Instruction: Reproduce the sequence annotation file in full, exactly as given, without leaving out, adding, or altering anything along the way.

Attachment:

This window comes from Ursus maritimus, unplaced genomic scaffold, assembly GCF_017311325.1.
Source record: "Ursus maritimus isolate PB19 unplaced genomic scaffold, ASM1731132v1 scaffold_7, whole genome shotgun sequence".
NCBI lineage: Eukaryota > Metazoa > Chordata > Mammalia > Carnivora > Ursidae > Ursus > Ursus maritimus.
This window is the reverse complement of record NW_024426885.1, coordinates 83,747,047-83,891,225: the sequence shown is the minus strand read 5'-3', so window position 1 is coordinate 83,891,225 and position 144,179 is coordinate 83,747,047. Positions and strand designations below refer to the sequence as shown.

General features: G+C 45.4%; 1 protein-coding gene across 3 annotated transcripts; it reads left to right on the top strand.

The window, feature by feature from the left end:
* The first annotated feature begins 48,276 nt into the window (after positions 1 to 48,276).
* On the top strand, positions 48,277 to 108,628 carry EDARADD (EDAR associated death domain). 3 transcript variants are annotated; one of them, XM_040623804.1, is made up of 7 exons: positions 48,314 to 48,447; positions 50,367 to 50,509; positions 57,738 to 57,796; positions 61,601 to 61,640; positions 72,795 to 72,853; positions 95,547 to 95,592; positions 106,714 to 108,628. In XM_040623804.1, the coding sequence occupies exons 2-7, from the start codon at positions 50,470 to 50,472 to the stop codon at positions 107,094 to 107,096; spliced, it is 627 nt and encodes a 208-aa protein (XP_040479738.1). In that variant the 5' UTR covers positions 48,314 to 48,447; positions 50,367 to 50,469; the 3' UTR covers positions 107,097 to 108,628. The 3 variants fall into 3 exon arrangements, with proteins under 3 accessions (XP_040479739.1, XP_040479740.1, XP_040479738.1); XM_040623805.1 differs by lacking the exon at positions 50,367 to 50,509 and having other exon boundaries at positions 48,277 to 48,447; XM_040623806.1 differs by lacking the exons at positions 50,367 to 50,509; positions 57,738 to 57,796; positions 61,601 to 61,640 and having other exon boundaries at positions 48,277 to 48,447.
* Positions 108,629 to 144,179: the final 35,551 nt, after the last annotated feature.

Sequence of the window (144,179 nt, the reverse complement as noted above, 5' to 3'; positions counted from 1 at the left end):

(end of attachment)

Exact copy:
This window comes from Ursus maritimus, unplaced genomic scaffold, assembly GCF_017311325.1.
Source record: "Ursus maritimus isolate PB19 unplaced genomic scaffold, ASM1731132v1 scaffold_7, whole genome shotgun sequence".
NCBI lineage: Eukaryota > Metazoa > Chordata > Mammalia > Carnivora > Ursidae > Ursus > Ursus maritimus.
This window is the reverse complement of record NW_024426885.1, coordinates 83,747,047-83,891,225: the sequence shown is the minus strand read 5'-3', so window position 1 is coordinate 83,891,225 and position 144,179 is coordinate 83,747,047. Positions and strand designations below refer to the sequence as shown.

General features: G+C 45.4%; 1 protein-coding gene across 3 annotated transcripts; it reads left to right on the top strand.

The window, feature by feature from the left end:
* The first annotated feature begins 48,276 nt into the window (after positions 1 to 48,276).
* On the top strand, positions 48,277 to 108,628 carry EDARADD (EDAR associated death domain). 3 transcript variants are annotated; one of them, XM_040623804.1, is made up of 7 exons: positions 48,314 to 48,447; positions 50,367 to 50,509; positions 57,738 to 57,796; positions 61,601 to 61,640; positions 72,795 to 72,853; positions 95,547 to 95,592; positions 106,714 to 108,628. In XM_040623804.1, the coding sequence occupies exons 2-7, from the start codon at positions 50,470 to 50,472 to the stop codon at positions 107,094 to 107,096; spliced, it is 627 nt and encodes a 208-aa protein (XP_040479738.1). In that variant the 5' UTR covers positions 48,314 to 48,447; positions 50,367 to 50,469; the 3' UTR covers positions 107,097 to 108,628. The 3 variants fall into 3 exon arrangements, with proteins under 3 accessions (XP_040479739.1, XP_040479740.1, XP_040479738.1); XM_040623805.1 differs by lacking the exon at positions 50,367 to 50,509 and having other exon boundaries at positions 48,277 to 48,447; XM_040623806.1 differs by lacking the exons at positions 50,367 to 50,509; positions 57,738 to 57,796; positions 61,601 to 61,640 and having other exon boundaries at positions 48,277 to 48,447.
* Positions 108,629 to 144,179: the final 35,551 nt, after the last annotated feature.

Sequence of the window (144,179 nt, the reverse complement as noted above, 5' to 3'; positions counted from 1 at the left end):